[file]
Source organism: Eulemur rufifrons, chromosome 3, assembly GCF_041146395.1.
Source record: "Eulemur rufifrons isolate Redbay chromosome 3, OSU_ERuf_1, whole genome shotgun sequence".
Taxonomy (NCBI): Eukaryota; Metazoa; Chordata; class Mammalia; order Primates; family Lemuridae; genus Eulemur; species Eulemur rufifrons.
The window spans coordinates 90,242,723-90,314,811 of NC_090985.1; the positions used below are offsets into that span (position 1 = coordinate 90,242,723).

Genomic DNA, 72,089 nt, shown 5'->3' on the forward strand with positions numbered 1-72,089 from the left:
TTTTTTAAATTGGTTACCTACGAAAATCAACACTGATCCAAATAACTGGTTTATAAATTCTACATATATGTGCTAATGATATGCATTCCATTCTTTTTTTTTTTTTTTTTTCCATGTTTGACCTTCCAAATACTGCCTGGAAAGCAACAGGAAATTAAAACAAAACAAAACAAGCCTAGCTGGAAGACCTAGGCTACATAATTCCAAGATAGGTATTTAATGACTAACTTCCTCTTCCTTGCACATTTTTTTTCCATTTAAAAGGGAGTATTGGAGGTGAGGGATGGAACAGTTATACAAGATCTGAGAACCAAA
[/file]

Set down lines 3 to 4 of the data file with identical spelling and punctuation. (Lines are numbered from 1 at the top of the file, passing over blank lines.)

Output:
Taxonomy (NCBI): Eukaryota; Metazoa; Chordata; class Mammalia; order Primates; family Lemuridae; genus Eulemur; species Eulemur rufifrons.
The window spans coordinates 90,242,723-90,314,811 of NC_090985.1; the positions used below are offsets into that span (position 1 = coordinate 90,242,723).